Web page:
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Archive for December 3rd, 2006

O Clavis David

[Another installment a bit late as I expend energies on personal matters.]

O Clavis David,
et sceptrum domus IsraŽl,
qui aperis, et nemo claudit,
claudis, et nemo aperuit:
veni, et educ vinctum
de domo carceris,
sedentem in tenebris,
et umbra mortis.

O Key of David,
and scepter of the house of Israel,
you open, and no one shuts,
you shut, and no one opens:
come, and lead the prisoner
from jail,
seated in darkness
and in the shadow of death.

This is rendered in the well-known Protestant hymn:

O come, thou Key of David, come,
And open wide our heavenly home;
Make safe the way that leads on high,
And close the path to misery.
Rejoice! Rejoice! Emmanuel shall come to thee, O Israel!

A key offers access, presence, a place. It confers authority. He who has the key gains entry to that which is shut, and is able to determine who enters into the royal presence and who does not.

It is not well-received today to say that only in Christ is there access to the Father. But such declarations have never been well-received. Sadly, even those who today bear the name of this Key of David, waffle on this and invent all sorts of alternative pathways to the Father, and ridicule and persecute their own for defending this exclusivity. But if we deny that Christ is the only access to the Father, we not only sin against those who died because they held this truth, we sin against him who himself said this very thing.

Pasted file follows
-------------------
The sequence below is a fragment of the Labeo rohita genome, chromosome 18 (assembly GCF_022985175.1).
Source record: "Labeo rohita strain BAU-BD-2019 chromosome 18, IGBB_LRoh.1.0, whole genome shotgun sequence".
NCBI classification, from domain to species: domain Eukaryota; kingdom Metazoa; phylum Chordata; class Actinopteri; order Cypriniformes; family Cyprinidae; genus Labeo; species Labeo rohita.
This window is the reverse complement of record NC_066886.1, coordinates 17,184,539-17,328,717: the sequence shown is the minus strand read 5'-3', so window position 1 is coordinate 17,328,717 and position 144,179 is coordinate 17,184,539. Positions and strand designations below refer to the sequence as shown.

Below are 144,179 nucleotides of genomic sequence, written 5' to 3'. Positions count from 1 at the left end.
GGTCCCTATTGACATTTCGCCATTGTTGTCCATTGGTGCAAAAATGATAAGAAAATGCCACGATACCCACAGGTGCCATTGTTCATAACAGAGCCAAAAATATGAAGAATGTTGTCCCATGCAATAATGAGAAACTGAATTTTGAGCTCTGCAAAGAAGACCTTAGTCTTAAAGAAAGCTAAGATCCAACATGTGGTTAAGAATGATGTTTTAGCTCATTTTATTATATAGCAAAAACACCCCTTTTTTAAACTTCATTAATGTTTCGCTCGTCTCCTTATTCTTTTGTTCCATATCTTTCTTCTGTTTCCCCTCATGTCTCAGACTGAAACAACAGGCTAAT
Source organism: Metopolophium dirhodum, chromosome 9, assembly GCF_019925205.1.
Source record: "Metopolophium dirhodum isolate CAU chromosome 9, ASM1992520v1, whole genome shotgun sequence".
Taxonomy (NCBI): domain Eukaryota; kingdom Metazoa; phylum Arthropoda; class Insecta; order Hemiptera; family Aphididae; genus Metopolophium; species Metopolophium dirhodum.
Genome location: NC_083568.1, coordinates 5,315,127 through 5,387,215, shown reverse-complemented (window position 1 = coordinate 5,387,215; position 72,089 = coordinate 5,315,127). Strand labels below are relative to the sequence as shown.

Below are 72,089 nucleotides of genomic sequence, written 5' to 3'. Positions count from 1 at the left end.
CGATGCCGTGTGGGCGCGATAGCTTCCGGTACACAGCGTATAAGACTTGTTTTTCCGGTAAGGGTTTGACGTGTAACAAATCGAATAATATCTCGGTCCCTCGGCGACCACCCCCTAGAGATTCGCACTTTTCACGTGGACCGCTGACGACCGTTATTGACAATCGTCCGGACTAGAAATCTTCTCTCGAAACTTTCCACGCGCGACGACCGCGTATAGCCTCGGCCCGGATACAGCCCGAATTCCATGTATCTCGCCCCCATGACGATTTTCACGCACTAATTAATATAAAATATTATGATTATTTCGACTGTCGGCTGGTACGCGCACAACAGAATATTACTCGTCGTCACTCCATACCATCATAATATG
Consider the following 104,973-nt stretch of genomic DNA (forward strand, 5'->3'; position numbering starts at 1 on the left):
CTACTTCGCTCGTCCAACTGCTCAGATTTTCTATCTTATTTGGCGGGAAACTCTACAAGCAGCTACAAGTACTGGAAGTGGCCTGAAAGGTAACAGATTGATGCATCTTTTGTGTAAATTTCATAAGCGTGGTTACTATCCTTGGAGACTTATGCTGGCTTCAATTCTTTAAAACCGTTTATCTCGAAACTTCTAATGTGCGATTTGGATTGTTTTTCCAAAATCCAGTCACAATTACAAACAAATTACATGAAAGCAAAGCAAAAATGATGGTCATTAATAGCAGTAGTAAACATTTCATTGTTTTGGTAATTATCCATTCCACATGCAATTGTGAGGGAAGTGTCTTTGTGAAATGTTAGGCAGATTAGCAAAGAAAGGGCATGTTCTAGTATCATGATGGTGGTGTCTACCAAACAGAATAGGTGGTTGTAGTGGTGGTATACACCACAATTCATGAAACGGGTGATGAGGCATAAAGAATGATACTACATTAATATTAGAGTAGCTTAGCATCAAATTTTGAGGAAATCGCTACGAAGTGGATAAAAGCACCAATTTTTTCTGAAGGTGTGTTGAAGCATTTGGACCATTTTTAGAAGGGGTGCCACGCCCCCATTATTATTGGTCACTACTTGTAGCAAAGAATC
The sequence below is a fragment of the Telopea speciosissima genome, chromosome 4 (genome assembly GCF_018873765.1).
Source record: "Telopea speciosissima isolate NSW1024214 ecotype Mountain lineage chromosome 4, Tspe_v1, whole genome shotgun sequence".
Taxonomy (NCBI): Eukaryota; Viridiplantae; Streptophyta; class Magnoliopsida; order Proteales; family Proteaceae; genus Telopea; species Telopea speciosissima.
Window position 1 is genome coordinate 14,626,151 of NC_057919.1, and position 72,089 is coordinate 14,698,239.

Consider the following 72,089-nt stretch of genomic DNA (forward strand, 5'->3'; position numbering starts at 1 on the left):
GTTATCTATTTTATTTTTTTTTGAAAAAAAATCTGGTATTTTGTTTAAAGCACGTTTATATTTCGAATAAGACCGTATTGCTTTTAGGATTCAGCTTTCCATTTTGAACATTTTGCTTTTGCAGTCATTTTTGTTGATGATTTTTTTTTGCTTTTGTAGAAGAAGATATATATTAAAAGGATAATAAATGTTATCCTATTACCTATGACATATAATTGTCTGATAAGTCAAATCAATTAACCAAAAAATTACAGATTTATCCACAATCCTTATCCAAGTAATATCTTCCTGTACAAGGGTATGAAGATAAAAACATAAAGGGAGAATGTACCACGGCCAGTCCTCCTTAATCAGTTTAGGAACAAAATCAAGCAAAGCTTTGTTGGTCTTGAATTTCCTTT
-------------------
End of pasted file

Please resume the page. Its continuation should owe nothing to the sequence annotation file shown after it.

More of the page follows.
But if the King is the one who rightly holds the keys of the kingdom, it is within that King’s power to confer those keys upon whom he will. And just as Eliakim was given those keys in the days of Israel’s kingdom, so, in the present kingdom of our Lord, has Peter been given those keys. And while Orthodox and Roman Catholic Christians will differently understand the significance of the conferral on Peter of these keys, they nonetheless are united that Christ in fact conferred that authority upon the apostolic foundations of his Church, and it is that apostolic foundation which was given the authority to forgive and to retain, to open and to closeóin the name of the Lord of the Keys.

So while it is in Christ that we are granted access to the Father, Christ himself willed that we come to him in this Church founded upon his apostles. We have access to the Father only in Christ, and we have union with Christ only in his Church. Christ leads the prisoner from his dungeon to and in his Body. Christ harrows hell, to be sure, and the door he opens to the captive is himself, which is to say, that place where he lives and dwells, his Body, the Church.

The beauty of what this Key of David grants is not just rescue but renewal. We are not just redeemed as a person, we are incorporated into Christ by virtue of his Body. We are healed by becoming a member of a new nation, a special race. The isolation of our darkened cells is not merely alleviated but positively healed with the community of the New City, wherein old national, ethnic and racial differences are swallowed up and fulfilled. And these bishops upon whom are conferred the keys of the Kingdom, open wide the doors to us, that through water and fire, baptism and chrismation, we may safely gain access to him whose presence we seek and who compels us to come to him.

O Key of David, open to us this dungeon that we may flee, and your royal throne room that we may enter, and know both surcease and renewal, and freedom from death and life.

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